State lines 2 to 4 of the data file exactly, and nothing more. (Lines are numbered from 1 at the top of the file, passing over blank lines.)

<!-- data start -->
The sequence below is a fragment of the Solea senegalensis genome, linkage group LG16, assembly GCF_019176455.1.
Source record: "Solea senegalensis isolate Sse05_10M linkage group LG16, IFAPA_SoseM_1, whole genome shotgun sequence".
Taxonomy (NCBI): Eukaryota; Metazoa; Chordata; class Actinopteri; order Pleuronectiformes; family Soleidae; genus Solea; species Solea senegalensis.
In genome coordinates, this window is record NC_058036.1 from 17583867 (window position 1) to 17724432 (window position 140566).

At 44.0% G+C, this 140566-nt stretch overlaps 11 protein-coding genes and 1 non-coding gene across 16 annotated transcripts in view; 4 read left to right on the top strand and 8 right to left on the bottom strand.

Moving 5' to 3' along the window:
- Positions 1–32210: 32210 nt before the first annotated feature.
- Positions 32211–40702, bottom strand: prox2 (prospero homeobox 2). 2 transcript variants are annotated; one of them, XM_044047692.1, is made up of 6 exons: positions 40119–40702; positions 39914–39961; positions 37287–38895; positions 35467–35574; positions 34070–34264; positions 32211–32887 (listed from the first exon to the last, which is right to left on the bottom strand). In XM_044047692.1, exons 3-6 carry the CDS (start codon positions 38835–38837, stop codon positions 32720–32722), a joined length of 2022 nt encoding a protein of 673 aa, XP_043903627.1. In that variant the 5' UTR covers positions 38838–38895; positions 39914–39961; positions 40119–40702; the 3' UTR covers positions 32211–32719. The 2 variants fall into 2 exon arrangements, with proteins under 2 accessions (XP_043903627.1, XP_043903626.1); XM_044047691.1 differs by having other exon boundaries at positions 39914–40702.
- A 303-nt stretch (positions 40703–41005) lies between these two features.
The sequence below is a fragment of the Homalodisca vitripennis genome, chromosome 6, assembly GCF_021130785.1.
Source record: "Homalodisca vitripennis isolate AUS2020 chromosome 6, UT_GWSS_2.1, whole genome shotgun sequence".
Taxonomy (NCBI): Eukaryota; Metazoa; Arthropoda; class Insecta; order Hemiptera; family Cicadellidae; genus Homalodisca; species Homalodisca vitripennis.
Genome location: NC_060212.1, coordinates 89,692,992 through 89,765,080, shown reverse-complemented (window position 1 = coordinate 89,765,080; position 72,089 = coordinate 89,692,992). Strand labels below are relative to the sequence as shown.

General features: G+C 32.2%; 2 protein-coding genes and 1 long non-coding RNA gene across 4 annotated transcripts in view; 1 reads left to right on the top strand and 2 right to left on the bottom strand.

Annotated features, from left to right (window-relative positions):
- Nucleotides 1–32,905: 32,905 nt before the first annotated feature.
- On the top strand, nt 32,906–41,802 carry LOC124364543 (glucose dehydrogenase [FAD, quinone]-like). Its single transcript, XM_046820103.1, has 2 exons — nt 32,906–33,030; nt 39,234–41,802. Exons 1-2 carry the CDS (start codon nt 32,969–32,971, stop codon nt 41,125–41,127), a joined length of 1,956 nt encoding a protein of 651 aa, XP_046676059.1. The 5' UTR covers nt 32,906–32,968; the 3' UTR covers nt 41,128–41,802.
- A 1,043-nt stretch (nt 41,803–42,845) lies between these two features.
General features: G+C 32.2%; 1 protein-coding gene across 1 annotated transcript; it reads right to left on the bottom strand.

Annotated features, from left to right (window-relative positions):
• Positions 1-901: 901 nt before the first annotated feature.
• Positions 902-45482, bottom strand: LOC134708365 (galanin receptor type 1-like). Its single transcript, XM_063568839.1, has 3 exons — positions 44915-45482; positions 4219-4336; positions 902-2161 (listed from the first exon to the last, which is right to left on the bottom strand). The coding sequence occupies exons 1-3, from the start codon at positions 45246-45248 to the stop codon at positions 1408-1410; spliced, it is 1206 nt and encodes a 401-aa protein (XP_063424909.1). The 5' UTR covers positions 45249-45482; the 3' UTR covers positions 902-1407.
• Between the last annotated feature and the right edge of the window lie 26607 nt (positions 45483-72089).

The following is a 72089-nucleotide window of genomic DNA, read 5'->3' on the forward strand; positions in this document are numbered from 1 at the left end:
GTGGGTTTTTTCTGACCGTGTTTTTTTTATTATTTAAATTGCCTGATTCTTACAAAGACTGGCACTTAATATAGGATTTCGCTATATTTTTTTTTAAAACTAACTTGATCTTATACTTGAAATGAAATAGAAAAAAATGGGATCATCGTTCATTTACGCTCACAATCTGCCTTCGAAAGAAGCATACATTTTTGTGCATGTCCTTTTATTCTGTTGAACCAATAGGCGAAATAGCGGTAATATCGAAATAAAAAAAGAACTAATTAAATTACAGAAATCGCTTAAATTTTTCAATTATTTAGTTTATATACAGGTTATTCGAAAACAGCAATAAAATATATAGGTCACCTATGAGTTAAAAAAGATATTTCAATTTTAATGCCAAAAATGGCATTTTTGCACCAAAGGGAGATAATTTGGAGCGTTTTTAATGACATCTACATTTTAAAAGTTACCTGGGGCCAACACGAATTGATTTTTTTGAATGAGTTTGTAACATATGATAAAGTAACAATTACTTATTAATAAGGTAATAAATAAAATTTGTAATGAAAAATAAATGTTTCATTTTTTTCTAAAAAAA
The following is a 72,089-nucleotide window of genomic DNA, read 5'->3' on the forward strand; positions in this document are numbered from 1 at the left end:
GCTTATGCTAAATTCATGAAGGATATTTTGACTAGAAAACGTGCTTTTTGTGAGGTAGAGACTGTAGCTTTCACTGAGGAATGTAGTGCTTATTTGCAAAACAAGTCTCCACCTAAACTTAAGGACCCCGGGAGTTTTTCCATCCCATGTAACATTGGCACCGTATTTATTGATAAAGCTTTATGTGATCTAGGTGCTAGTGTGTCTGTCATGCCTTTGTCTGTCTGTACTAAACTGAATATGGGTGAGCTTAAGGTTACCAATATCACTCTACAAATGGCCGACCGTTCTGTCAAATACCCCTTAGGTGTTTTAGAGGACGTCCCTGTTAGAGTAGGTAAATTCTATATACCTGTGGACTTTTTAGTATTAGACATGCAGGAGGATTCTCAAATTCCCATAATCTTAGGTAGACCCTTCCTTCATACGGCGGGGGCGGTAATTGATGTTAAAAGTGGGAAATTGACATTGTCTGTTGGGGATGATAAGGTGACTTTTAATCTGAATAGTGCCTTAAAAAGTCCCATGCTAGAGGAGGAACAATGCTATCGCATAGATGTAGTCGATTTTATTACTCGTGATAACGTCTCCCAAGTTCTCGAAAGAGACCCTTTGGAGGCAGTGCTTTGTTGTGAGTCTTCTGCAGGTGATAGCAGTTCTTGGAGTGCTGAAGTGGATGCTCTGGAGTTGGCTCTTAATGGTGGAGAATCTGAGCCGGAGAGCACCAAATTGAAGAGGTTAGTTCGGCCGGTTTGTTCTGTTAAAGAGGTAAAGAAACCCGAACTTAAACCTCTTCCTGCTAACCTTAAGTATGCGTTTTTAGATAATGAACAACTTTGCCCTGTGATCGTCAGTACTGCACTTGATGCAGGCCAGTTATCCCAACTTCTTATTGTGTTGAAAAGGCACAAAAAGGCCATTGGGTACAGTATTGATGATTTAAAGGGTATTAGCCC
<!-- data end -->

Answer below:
Source record: "Solea senegalensis isolate Sse05_10M linkage group LG16, IFAPA_SoseM_1, whole genome shotgun sequence".
Taxonomy (NCBI): Eukaryota; Metazoa; Chordata; class Actinopteri; order Pleuronectiformes; family Soleidae; genus Solea; species Solea senegalensis.
In genome coordinates, this window is record NC_058036.1 from 17583867 (window position 1) to 17724432 (window position 140566).